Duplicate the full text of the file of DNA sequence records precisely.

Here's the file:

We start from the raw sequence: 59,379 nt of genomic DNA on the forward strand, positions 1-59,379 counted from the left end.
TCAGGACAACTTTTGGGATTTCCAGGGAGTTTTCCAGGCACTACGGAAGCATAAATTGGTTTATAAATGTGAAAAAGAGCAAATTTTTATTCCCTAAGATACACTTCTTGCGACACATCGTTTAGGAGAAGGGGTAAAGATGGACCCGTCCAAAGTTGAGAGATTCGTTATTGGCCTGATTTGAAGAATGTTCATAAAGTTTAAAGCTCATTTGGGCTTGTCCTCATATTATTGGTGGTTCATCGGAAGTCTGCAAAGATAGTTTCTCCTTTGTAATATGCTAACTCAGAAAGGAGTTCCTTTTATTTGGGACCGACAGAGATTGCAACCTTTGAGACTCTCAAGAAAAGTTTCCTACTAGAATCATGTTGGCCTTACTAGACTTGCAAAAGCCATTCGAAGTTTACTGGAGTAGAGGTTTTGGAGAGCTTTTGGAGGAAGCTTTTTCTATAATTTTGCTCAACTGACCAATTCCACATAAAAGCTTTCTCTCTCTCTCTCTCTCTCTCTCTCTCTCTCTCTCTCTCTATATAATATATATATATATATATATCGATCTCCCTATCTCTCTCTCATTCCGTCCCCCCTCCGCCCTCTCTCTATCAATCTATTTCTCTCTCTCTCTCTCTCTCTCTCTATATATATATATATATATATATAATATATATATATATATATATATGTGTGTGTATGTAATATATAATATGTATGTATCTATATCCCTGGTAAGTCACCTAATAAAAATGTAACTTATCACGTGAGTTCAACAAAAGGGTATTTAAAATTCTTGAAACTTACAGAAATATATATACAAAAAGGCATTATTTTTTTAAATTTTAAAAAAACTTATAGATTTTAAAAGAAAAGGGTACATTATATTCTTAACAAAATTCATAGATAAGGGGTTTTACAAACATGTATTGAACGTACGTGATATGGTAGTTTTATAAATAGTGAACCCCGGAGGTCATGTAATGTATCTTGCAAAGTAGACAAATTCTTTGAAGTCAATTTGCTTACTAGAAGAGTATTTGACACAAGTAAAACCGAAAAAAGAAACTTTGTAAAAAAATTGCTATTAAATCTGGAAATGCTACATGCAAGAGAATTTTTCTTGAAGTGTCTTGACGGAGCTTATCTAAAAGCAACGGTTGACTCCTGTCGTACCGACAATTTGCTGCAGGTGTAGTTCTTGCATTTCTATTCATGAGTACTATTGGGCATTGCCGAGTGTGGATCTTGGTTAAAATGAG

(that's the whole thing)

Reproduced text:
We start from the raw sequence: 59,379 nt of genomic DNA on the forward strand, positions 1-59,379 counted from the left end.
TCAGGACAACTTTTGGGATTTCCAGGGAGTTTTCCAGGCACTACGGAAGCATAAATTGGTTTATAAATGTGAAAAAGAGCAAATTTTTATTCCCTAAGATACACTTCTTGCGACACATCGTTTAGGAGAAGGGGTAAAGATGGACCCGTCCAAAGTTGAGAGATTCGTTATTGGCCTGATTTGAAGAATGTTCATAAAGTTTAAAGCTCATTTGGGCTTGTCCTCATATTATTGGTGGTTCATCGGAAGTCTGCAAAGATAGTTTCTCCTTTGTAATATGCTAACTCAGAAAGGAGTTCCTTTTATTTGGGACCGACAGAGATTGCAACCTTTGAGACTCTCAAGAAAAGTTTCCTACTAGAATCATGTTGGCCTTACTAGACTTGCAAAAGCCATTCGAAGTTTACTGGAGTAGAGGTTTTGGAGAGCTTTTGGAGGAAGCTTTTTCTATAATTTTGCTCAACTGACCAATTCCACATAAAAGCTTTCTCTCTCTCTCTCTCTCTCTCTCTCTCTCTCTCTCTCTCTATATAATATATATATATATATATATCGATCTCCCTATCTCTCTCTCATTCCGTCCCCCCTCCGCCCTCTCTCTATCAATCTATTTCTCTCTCTCTCTCTCTCTCTCTCTATATATATATATATATATATATAATATATATATATATATATATATGTGTGTGTATGTAATATATAATATGTATGTATCTATATCCCTGGTAAGTCACCTAATAAAAATGTAACTTATCACGTGAGTTCAACAAAAGGGTATTTAAAATTCTTGAAACTTACAGAAATATATATACAAAAAGGCATTATTTTTTTAAATTTTAAAAAAACTTATAGATTTTAAAAGAAAAGGGTACATTATATTCTTAACAAAATTCATAGATAAGGGGTTTTACAAACATGTATTGAACGTACGTGATATGGTAGTTTTATAAATAGTGAACCCCGGAGGTCATGTAATGTATCTTGCAAAGTAGACAAATTCTTTGAAGTCAATTTGCTTACTAGAAGAGTATTTGACACAAGTAAAACCGAAAAAAGAAACTTTGTAAAAAAATTGCTATTAAATCTGGAAATGCTACATGCAAGAGAATTTTTCTTGAAGTGTCTTGACGGAGCTTATCTAAAAGCAACGGTTGACTCCTGTCGTACCGACAATTTGCTGCAGGTGTAGTTCTTGCATTTCTATTCATGAGTACTATTGGGCATTGCCGAGTGTGGATCTTGGTTAAAATGAG